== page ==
Friday, October 5, 2007

Port to Port - getting the car there on time...


After going to bed late the night before, I had to get up early to get to U-Haul to pick up the dolly. Once I got there, I freaked out a little bit because I told the guy why I was there, and he told me he had to see if he could give me one because none of his dollies were working. WHAT?? They had better be working, because I refuse to explain to my husband why his car isn't going to the port today. As well as explaining to the grizzly bear that is my step-father why he took the day off to tow the car and now the car wasn't going anywhere.


Luckily though, they got them to work. We finally got the car on the road and headed off to Delaware. It actually went much much smoother than I thought it would. I only had to stop once on the way to go to the bathroom, LOL. Which for me is an accomplishment. Once we get to the port, it took a while to find the actual company, but that was due to roads not having signs (I took it as a warm up for finding places in Honduras - since it is rare to have street signs, LOL) but we eventually found it. No biggie.


The shocking part though was when I pulled up to the spot where you drop the car off. It looked like a junkyard. I had never seen so many cars that were inoperable. It shocked me. And 99% of them were going to be shipped to Central America. Maybe everyone else knows this, but I would never had thought of sending cars that were that bad off. (The picture above is one of the better looking cars on the lot.) I guess I never would have thought to send cars to Central America that were undrivable. I never thought it would be worth the money I guess is the better way to send them. But looking at the yard, I am going to have to say that I was WRONG. I really wish I had brought my camera though - not just my cell - I was that amazed with all of the broken down cars, I really wanted to take alot of pictures.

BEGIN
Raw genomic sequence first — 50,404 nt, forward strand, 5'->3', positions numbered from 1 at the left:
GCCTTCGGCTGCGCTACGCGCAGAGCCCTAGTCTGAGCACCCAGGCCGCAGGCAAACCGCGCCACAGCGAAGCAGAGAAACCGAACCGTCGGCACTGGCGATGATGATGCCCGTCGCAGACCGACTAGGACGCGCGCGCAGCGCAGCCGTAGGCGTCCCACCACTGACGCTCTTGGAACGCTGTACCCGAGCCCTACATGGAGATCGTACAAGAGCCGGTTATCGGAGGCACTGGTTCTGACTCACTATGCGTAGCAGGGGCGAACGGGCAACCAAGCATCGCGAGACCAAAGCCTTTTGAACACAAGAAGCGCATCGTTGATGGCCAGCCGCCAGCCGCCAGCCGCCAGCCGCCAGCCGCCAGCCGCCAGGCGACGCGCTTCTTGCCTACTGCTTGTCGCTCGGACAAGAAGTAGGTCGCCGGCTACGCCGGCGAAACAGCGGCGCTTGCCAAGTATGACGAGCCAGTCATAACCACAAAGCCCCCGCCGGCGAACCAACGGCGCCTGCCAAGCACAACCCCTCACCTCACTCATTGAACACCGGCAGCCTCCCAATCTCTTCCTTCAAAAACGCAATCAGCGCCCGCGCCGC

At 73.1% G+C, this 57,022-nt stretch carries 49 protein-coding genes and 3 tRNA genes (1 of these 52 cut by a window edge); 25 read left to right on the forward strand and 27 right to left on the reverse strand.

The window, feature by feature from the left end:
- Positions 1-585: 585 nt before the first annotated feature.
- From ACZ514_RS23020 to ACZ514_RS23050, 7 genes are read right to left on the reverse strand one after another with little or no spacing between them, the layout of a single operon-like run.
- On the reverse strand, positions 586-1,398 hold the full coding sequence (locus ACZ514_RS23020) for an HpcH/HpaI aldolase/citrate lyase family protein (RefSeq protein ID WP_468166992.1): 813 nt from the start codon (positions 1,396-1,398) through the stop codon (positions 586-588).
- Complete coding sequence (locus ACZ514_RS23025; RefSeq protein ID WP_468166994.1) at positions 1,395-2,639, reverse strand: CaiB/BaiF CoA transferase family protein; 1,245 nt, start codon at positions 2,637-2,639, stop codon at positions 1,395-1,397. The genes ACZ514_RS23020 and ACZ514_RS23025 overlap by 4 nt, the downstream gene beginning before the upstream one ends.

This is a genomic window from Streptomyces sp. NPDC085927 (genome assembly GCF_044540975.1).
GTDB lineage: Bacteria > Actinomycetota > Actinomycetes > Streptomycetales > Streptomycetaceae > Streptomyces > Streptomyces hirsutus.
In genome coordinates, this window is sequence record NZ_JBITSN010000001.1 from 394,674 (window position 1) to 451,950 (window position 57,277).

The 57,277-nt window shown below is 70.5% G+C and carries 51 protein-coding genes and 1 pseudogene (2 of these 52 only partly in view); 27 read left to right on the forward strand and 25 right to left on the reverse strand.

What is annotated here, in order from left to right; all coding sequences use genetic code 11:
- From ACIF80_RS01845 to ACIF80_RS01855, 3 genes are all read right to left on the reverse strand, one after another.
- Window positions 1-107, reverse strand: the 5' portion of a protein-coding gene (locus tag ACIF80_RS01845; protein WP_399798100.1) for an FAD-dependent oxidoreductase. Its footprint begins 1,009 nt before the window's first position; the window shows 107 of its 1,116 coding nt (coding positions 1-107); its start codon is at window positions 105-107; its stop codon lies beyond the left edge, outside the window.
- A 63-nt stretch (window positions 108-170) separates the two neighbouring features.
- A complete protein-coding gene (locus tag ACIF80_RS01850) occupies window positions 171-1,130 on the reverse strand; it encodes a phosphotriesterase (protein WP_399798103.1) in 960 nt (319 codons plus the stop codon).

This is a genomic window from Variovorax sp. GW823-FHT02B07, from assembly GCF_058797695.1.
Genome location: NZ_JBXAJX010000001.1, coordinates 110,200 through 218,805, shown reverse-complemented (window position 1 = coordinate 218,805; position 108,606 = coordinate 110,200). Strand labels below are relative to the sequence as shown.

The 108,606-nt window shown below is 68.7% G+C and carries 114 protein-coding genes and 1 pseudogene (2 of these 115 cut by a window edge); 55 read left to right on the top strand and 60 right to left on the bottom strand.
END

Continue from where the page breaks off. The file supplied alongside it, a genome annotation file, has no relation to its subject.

It was funny thought that after they inspected the car and gave me the paperwork, I went off to the office, and as soon as I walked in theybegan to speak to me in English, so I answered in English. After a little while, I accidently began speaking Spanish - without even thinking about it, and the lady was shocked. But what was funny was how quickly her attitude toward me changed. She wasn't really rude to me before - more indifferent I guess you would say. But once she realized I spoke Spanish, I became her best friend, LOL.
All in all it was an easy day - we left by 8:15AM and were back at home at exactly 1:00PM. It went much easier than I was expecting.

3 comments:

Aaron Ortiz said...

Many people can't afford a brand new car in Honduras, so used car dealers import damaged cars that they repair in Central America, or use for spare parts, another booming business. For a Honduran, a Yonker (Junkyard) is not a junkyard, it's the best source for cheap spare parts...and they're not free! The junkyard owners sell them. Sometimes it's cheaper toget a brand new part, but since pepole think the junkyards are cheaper, they get ripped off!

Catracha at heart said...

Aaron - Thats what my husband told me once we got home (he ws home with the kids, while I sent the car). Its funny that I had never thought of it that way, and I had never even thought that Honduras had junkyards. Why I thought that, I don't know.

I wonder if sending cars that are totally smashed up (the one pictured above can be fixed - a majority of these there looked like a stepped on soda can) is cheaper then sending one that isn't. That also is what suprised me, because if its 14' 11" or below its $700 to send it, and thats what I meant when I said I didn't know it would be worth it.

Everyday, I learn something new ;)

Honduras Sprout said...

We bought one of those cars. It was a mess when I saw it in photos but somehow they fixed it once it was here. Labor and surprisingly many parts are cheaper here. In the states, the car would be worth 10k and all in all after all the fees and duties we paid $7000.

Our neighbor also does this as a full time job.

I'm catching up on your blog here...